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South Korean Christian hostages in Afghanistan face deadline

By Michelle Malkin  •  July 23, 2007 09:59 AM

An update on the story I noted over the weekend:

The Taliban threatened to begin killing 23 South Korean hostages Monday evening if the government doesn’t free insurgents held in prison. The demands came as the U.S.-led coalition reported killing some 50 militants in southern Afghanistan’s poppy-growing heartland.

Khail Mohammad Husseini, a lawmaker from Ghazni province, where the Koreans are being held, said provincial leaders tried to meet with the kidnappers Monday but that they didn’t show. He said the Taliban increased their demands by telephone, saying all militant prisoners in Ghazni now had to be released.

Qari Yousef Ahmadi, who claims to speak for the militia, disputed that report, saying the Taliban were still demanding the release of 23 prisoners.

“If the government won’t accept these conditions, then it’s difficult for the Taliban to provide security for these hostages, to provide health facilities and food,” Ahmadi told The Associated Press by satellite phone. “The Taliban won’t have any option but to kill the hostages.”

Vinnie at The Jawa Report wonders: “Anyone have any ideas why they’d be so bold to use a traceable satellite phone and talk to the AP rather than the usual posting on jihadi websites and using personal couriers to Al Jazeera?”


And an update on the German hostages:

A German hostage kidnapped in Afghanistan has died while a second is still thought to be alive, German Foreign Minister Frank-Walter Steinmeier said.

“We have to assume at this point that one of the hostages has died in captivity,” Steinmeier told reporters in Berlin today. After analyzing all the information from the region, it appears that the hostage died of a heart attack and was not murdered, he said.

“We will do everything possible to save the life of the second hostage,” he said, noting that at least 18 South Koreans are also being held captive in Afghanistan after going missing on July 19.

Steinmeier was responding to reports that Taliban insurgents had captured and killed the two Germans after the Afghan and German governments failed to make contact for negotiations. Taliban spokesman Yousuf Ahmadi said yesterday that the two would be killed unless Germany withdraws its military forces from Afghanistan, news agency Deutsche Presse- Agentur reported.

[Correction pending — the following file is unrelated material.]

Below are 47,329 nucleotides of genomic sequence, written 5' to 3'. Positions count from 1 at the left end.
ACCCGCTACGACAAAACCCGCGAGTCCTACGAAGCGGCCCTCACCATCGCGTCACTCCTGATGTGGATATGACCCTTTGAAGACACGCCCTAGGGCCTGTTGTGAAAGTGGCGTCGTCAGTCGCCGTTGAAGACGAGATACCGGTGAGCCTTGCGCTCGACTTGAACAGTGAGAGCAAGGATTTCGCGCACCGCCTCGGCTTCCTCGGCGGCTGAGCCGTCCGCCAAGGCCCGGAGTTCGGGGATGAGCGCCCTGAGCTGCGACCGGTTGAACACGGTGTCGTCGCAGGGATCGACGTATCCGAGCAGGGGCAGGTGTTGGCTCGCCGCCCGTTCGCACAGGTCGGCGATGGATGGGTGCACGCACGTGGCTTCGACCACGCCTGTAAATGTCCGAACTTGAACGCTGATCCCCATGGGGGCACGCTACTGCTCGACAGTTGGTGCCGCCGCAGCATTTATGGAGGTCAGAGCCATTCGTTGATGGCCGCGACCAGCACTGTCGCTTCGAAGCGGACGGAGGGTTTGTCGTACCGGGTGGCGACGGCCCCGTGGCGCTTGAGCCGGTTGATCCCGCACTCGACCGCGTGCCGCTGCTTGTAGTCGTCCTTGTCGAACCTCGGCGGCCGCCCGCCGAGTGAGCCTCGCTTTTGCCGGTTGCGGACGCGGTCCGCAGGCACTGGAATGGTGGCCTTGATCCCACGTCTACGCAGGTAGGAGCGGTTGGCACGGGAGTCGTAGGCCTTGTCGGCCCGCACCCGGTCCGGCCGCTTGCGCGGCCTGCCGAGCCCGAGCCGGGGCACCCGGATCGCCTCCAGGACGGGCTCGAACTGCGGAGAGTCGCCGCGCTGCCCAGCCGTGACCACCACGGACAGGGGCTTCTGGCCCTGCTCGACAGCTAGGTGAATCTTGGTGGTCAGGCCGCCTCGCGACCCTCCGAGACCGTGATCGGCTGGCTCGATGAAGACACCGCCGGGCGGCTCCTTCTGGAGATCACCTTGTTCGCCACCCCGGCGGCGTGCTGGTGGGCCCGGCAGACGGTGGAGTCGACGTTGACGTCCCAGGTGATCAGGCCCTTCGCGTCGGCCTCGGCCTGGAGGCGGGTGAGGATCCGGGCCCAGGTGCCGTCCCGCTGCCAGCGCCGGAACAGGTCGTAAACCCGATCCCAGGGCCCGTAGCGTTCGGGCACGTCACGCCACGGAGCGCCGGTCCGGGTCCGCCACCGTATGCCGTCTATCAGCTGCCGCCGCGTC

The two Germans, who worked for a company in the capital Kabul, went missing in Wardag province, west of the capital Kabul on July 18, according to the Foreign Ministry. Both were engineers, news magazine Der Spiegel reported today. The dead man came from the eastern state of Mecklenburg-Western Pomerania and suffered from diabetes, Spiegel said.

Merkel is refusing to cave:

The German government, which has deployed more than 3,000 troops in Afghanistan to help combat the Taliban, said last month that its military and humanitarian involvement in the country was causing a greater terrorism threat both in Afghanistan and at home. About 500 German civilian aid workers are also in Afghanistan.

Chancellor Angela Merkel postponed her “summer interview” with ARD television until tomorrow “because of the turn of events in Afghanistan,” ARD said in an e-mailed statement. Steinmeier said he is in regular contact with Merkel over the kidnappings.

Merkel said on July 18 that the country’s military forces should remain in Afghanistan and that lawmakers must back an extension of the parliamentary mandates for the troop deployment. A parliamentary vote is due some time in October.

In other Afghanistan news, U.S.-led forces killed a bunch of Taliban fighters. And Pakistan continues to negotiate with the non-negotiable.

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